And we go from development to something accessible to the outside world! I'm more of a coder than a server configurer (sp???) and while I latched on to Django way back for the REST API framework primarily, I always have difficulty transitioning from development to production. This time I documented some issues I had so future me can hopefully learn something from past me.
MOD_WSGI and Apache
While overtime I've become a bit more comfortable playing with Apache, I've never been fully convinced that I am handling the WSGI configuration properly. With my upgrade from Django 1.11 to Django 3.0.8, a list of issues quickly cropped up.
- WSGI was not working properly. mod_wsgi needs to be compiled for the proper version of Python, and Djangos shift meant I had to remove the old one (apt-get remove libapache2-mod-wsgi) and install the new one (apt-get libapache2-mod-wsgi-py3). That took more time to discover than I'd like to admit
- WSGI and VirtualEnv always felt overly complicated to me. It seems my intuition was correct and after much searching I stumped upon this beautiful post that more or less says, most examples are out dated and you can probably just configure things in the Apache config file. This felt much cleaner, and I'm very glad to have found it so clearly stated.
CodeRedCMS/Wagtail and Django in general
The site is running on Codered CMS as I never quite liked pure Wagtail. I don't usually like software that hasn't even reached version 1.0 yet, but I've been happy with it so far. That said I started the project without first configuring things properly, and all my work was saved on a sqlite3 database. Migrating this to a MySQL database was necessary (for now, changing things to PostgreSQL is a future pain).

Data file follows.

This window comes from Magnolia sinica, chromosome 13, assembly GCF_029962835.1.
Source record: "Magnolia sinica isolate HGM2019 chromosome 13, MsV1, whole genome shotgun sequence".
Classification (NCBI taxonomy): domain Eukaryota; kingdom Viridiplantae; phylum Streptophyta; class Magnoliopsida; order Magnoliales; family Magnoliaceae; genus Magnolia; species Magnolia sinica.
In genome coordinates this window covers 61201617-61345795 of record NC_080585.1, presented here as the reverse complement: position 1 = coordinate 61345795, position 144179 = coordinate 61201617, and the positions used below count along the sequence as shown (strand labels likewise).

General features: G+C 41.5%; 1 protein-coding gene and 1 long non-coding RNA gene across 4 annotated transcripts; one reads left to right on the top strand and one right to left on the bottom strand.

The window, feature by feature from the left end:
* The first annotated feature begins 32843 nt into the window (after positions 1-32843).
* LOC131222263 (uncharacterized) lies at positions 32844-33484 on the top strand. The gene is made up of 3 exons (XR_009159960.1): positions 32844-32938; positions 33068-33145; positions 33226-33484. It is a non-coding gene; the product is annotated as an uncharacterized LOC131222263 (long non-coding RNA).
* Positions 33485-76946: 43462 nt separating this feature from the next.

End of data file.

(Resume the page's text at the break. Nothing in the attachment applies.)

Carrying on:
- The migration wasn't hard, but it did have a few steps. I found and followed this exactly and it was no issue in the end. Just make sure to create the database like it says in step 2!
- I then repeatedly found errors referring to being unable to create a cache folder, and when I made one manually, not having permissions to use it properly. This in the end was covered quite well in the Django docs here. I changed the folder to the temp folder as suggested (using File Cache), and it bingo, we're live
- I had to do a lot of error checking, so make sure your error log is set up properly. Barely matters where it is, but you'll save a lot of time in the long run.
Future plans will involve changing ALL this to use ASGI and Daphne, but it's very unnecessary at this point.